Taken collectively, limiting the supply of diphenoxylate and warning to the distributors controlled the abuse of diphenoxylate. But this plan to decrease affordability has no effect on the trend and it has only increased workload of narcotic office in the MOH (Niens et al., 2010). At the end of period it sounds that the trend reaches a plateau and thus some other interventions are needed to rationalize the use. A significant tax mark-up on the price, promoting loperamide as a therapeutic substitute, penalizing pharmacies which do not observe the (Over-the counter markets) OTC rules and promoting the other legal methods for treating addicts are some policies that should be followed.

REFERENCES
1:  Abdollahiasl, A., A. Kebriaeezadeh, S. Nikfar, A. Farshchi, G. Ghiasi and M. Abdollahi, 2011. Patterns of antibiotic consumption in Iran during 2000-2009. Int. J. Antimicrob. Agents, 37: 489-490.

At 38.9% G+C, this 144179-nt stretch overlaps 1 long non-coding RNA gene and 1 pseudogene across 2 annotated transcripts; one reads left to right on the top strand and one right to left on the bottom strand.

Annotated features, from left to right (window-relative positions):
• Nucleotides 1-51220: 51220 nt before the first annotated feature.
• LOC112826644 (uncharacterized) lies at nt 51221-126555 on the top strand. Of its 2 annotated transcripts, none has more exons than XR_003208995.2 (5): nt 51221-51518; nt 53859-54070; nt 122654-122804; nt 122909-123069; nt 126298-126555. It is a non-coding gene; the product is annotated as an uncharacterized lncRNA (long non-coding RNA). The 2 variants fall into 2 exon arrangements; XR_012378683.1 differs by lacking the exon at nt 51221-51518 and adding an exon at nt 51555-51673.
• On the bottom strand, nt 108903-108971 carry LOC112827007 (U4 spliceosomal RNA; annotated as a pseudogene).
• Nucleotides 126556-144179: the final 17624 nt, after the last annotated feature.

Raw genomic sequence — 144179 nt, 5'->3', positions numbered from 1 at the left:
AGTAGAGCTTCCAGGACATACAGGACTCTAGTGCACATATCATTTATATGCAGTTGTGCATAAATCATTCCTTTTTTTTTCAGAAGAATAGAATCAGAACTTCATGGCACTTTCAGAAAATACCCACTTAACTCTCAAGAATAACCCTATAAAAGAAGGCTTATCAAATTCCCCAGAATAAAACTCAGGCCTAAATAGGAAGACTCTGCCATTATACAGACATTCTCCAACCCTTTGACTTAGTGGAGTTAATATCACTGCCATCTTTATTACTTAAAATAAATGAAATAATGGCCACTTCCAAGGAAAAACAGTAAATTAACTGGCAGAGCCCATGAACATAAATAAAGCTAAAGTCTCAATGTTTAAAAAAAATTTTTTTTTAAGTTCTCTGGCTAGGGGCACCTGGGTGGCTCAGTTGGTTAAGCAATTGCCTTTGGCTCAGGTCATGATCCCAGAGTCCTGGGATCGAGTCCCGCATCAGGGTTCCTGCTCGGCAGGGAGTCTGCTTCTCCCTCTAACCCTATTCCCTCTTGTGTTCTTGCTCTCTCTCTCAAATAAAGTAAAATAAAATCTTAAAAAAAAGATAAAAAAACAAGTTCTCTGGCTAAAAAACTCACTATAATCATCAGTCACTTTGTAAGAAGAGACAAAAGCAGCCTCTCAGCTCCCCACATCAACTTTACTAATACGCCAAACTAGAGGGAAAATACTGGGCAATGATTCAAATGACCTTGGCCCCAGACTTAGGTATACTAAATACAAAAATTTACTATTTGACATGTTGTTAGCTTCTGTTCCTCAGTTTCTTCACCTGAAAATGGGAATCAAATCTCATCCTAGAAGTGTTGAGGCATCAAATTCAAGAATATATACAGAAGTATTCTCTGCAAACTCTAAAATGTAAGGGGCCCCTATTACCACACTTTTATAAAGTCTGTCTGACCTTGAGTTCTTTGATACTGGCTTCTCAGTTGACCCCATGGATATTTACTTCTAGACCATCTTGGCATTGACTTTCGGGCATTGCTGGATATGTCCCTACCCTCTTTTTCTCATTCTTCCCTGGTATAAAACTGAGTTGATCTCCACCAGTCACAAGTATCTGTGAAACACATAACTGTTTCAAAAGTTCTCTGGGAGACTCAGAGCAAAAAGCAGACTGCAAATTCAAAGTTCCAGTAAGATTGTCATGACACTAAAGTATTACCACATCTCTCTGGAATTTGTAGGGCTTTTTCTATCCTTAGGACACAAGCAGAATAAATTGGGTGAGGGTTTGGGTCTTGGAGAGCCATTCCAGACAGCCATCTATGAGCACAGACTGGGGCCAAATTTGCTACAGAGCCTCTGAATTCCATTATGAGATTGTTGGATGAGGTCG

CrossRef  |  PubMed  |  

2:  Abdollahiasl, A., S. Nikfar, A. Kebriaeezadeh, R. Dinarvand and M. Abdollahi, 2011. A model for developing a decision support system to simulate national drug policy indicators. Arch. Med. Sci., 7: 744-746.
CrossRef  |  PubMed  |  Direct Link  |  

3:  Dinarvand, R., 2009. New national drug policy in Iran leading to expanded pharmaceutical market and extended access of public to medicines. Iran. J. Public Health, 38: 158-161.
Direct Link  |  

4:  Katzung, B.G., 2011. Opioid Analgesics and Antagonists. In: Basic and Clinical Pharmacology, Katzung, B.G., B. Katzung, S. Masters and A. Trevor (Eds.). 12th Edn., McGraw-Hill, New York, USA., ISBN-13: 9780071764018, pp: 713.